At age 74, Judy still mows her own lawn, trims trees, cleans the gutters of her house, changes the oil in the mower, even stains the cedar framed house she lives in, outside of Abilene.
And if she has her way, she’ll continue to do those things, despite having had cancer.
The Abilene woman was diagnosed with small cell lung cancer in January, and has benefited from financial gifts from the Elsie Brooks Memorial Cancer Fund of Dickinson County.
By January 23, she was taking radiation treatments, two times a day, in Salina at the Tammy Walker Cancer Center. The treatments had to be six hours apart, so she would take the first one in the morning, then go to her daughter’s house in Salina until mid-afternoon, when she could start the next treatment.
Then she did twelve chemotherapy treatments, three days’ worth of treatment then 21 days off. Goodwin could drive herself to the appointments but her daughter drove her home, because of Goodwin’s blurred vision due to the medicine.
The help from the Elsie Brooks fund was a godsend to Goodwin, who lives on her Social Security payment and a small pension. Her husband, Winslow, died from cancer seven years ago.
The Elsie Brooks Memorial Fund of Dickinson County was founded in 1993 with a gift from Brooks’ estate. The fund provides monies for those in the county undergoing cancer treatment.
While undergoing treatment, Goodwin, a genealogist buff, discovered that she is related to Elsie Brooks; Elsie’s grandmother, Margaret Sherbahn Stark, was a sister to Goodwin’s great-grandmother, Charlotte Sherbahn Dessenberger.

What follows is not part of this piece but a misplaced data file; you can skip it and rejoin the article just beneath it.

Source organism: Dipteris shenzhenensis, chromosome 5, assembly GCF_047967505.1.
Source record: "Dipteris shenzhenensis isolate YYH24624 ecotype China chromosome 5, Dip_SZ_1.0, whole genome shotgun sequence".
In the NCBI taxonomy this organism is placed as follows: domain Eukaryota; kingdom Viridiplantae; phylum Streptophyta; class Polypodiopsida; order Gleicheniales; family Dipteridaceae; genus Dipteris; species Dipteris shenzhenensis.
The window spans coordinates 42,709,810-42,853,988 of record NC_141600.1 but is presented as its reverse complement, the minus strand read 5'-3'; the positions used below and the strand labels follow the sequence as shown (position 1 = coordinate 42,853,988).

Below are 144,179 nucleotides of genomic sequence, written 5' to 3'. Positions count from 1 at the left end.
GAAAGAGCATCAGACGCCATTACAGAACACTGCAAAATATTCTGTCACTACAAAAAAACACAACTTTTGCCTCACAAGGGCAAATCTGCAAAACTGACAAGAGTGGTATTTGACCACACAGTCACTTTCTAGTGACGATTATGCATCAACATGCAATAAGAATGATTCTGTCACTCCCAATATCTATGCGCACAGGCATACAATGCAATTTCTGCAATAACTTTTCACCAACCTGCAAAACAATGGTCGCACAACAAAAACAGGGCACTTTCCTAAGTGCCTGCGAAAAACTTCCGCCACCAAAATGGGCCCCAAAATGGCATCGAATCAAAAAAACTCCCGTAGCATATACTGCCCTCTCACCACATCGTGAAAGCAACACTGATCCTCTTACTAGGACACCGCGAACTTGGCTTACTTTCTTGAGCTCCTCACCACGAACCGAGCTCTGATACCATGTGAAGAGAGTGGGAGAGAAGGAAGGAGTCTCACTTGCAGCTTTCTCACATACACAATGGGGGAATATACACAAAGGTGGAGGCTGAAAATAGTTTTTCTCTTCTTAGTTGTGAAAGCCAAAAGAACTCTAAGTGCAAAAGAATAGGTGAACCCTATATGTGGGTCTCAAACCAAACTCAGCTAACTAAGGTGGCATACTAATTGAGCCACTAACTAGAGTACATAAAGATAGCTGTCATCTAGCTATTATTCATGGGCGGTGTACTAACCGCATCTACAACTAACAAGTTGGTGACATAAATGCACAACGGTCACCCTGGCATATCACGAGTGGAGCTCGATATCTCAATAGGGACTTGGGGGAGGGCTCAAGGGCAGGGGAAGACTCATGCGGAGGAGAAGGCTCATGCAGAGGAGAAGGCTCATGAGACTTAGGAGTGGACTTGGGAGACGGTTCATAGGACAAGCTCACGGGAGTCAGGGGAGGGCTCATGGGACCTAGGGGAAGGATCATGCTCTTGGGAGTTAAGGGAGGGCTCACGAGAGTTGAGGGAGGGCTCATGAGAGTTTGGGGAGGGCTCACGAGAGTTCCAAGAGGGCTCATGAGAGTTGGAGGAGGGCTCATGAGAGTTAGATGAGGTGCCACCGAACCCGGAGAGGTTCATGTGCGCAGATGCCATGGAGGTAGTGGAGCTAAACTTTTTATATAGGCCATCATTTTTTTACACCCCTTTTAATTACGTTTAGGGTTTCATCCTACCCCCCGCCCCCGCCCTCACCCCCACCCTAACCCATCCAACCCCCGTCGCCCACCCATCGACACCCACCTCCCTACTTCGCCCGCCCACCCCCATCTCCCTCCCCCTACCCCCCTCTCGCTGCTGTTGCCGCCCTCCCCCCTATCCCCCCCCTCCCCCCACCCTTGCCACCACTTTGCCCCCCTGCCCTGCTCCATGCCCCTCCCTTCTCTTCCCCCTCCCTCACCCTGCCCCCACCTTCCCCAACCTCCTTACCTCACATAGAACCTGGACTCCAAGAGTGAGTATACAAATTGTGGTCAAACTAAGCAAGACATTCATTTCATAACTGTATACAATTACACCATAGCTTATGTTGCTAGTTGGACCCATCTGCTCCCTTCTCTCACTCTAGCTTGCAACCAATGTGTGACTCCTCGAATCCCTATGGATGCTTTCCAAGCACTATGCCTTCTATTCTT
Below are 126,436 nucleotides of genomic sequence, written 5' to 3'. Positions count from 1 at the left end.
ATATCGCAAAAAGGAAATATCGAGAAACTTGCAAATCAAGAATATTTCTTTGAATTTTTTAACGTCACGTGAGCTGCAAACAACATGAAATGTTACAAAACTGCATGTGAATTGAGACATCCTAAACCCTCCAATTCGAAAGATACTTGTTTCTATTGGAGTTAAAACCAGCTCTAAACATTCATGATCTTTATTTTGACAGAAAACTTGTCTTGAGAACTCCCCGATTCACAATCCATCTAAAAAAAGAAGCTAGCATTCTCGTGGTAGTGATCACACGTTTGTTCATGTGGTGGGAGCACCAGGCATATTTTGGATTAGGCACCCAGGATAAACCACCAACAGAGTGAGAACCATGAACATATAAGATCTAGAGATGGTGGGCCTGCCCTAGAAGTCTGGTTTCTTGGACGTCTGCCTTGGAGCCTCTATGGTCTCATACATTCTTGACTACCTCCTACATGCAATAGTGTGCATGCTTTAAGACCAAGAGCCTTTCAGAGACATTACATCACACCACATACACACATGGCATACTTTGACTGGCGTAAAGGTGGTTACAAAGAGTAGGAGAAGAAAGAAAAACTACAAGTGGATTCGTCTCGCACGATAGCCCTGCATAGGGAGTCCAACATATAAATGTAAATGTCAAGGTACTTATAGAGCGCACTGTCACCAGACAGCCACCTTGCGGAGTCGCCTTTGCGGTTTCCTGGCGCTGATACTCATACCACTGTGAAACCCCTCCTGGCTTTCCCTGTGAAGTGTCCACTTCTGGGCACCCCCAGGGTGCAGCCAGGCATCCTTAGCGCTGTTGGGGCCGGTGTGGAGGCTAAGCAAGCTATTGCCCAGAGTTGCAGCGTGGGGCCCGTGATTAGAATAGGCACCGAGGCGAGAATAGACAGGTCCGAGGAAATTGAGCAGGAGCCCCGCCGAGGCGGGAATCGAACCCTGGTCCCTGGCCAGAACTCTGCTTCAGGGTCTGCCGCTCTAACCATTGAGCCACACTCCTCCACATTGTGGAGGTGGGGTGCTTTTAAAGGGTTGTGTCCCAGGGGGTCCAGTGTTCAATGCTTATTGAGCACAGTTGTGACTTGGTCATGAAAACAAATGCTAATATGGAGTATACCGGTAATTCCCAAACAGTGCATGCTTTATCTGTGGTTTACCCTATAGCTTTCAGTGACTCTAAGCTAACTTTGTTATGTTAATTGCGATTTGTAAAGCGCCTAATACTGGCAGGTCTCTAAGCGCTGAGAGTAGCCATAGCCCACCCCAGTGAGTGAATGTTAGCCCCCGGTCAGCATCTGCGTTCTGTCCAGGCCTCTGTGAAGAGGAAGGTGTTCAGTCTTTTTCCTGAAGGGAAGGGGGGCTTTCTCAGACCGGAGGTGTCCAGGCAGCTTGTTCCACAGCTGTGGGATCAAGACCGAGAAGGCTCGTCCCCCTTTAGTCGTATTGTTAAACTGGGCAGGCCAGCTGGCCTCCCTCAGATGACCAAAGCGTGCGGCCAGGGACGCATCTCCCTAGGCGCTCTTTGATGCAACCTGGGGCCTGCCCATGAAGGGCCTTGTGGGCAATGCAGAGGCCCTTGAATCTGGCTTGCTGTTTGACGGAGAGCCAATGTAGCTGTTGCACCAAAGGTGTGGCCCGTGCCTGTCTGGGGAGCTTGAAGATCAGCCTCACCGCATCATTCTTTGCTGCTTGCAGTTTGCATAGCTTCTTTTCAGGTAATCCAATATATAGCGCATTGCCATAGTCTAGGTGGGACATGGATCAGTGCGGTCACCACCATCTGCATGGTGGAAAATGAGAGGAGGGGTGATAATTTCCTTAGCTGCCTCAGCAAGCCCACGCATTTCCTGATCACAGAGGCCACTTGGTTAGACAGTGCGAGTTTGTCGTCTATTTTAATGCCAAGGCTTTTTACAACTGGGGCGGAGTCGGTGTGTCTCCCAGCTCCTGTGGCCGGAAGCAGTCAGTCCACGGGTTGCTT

“I’ve gotten (financial) help from someone I never knew, except through my research,” she said.
Goodwin has decorated the graves in the Abilene cemetery, including Brooks’. Some years, she decorates up to forty graves for Memorial Day. She has photographed many of the headstones.
At a doctor’s appointment in early June, doctors found no sign of cancer.
She’s glad for that, and she’s glad for the help from the Fund.
“I was thankful they were so willing to help,” she said. “When it comes down to it, I’m living on a set budget. I was very appreciative of it.”
The Abilene rodeo hosts its annual Tough Enough to Wear Pink night at the rodeo on Thursday, August 3, partnering with the Elsie Brooks Fund to raise money through voluntary donations. The rodeo has worked with the Elsie Brooks fund since 2008 and has raised over $42,000 for the fund.
The Elsie Brooks Fund has assisted its clients over 1,600 times since it began in 1993.
Fans are asked to wear pink to the rodeo on August 3.
Rodeo tickets can be purchased online at WildBillHickokRodeo.com, and at West’s Country Mart and other retailers. Tickets are $10 through July 31; after that, the price increases to $13. Children’s tickets are $7 for ages 4-10. For more information, visit WildBillHickokRodeo.com
Judy Goodwin and her late husband Winslow. The Abilene woman has benefited from the Elsie Brooks Memorial Cancer Fund. The Abilene rodeo raises money for the fund each year. Photo courtesy Judy Goodwin.